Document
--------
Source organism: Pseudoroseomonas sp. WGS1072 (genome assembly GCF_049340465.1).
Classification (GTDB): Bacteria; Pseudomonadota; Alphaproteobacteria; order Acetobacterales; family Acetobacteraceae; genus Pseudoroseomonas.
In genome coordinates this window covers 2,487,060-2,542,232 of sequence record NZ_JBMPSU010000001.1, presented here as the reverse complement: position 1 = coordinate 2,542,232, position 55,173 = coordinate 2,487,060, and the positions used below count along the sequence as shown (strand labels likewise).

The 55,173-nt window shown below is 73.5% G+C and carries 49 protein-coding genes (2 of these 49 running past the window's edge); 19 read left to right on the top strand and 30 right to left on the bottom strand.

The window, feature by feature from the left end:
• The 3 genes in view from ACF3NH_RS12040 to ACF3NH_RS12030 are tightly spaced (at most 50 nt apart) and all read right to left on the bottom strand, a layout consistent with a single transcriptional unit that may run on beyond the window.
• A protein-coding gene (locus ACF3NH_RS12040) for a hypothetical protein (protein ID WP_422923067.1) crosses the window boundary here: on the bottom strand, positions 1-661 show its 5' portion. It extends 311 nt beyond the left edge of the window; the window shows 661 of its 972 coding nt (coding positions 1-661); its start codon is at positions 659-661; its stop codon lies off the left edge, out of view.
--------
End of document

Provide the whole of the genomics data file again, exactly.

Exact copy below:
Source organism: Pseudoroseomonas sp. WGS1072 (genome assembly GCF_049340465.1).
Classification (GTDB): Bacteria; Pseudomonadota; Alphaproteobacteria; order Acetobacterales; family Acetobacteraceae; genus Pseudoroseomonas.
In genome coordinates this window covers 2,487,060-2,542,232 of sequence record NZ_JBMPSU010000001.1, presented here as the reverse complement: position 1 = coordinate 2,542,232, position 55,173 = coordinate 2,487,060, and the positions used below count along the sequence as shown (strand labels likewise).

The 55,173-nt window shown below is 73.5% G+C and carries 49 protein-coding genes (2 of these 49 running past the window's edge); 19 read left to right on the top strand and 30 right to left on the bottom strand.

The window, feature by feature from the left end:
• The 3 genes in view from ACF3NH_RS12040 to ACF3NH_RS12030 are tightly spaced (at most 50 nt apart) and all read right to left on the bottom strand, a layout consistent with a single transcriptional unit that may run on beyond the window.
• A protein-coding gene (locus ACF3NH_RS12040) for a hypothetical protein (protein ID WP_422923067.1) crosses the window boundary here: on the bottom strand, positions 1-661 show its 5' portion. It extends 311 nt beyond the left edge of the window; the window shows 661 of its 972 coding nt (coding positions 1-661); its start codon is at positions 659-661; its stop codon lies off the left edge, out of view.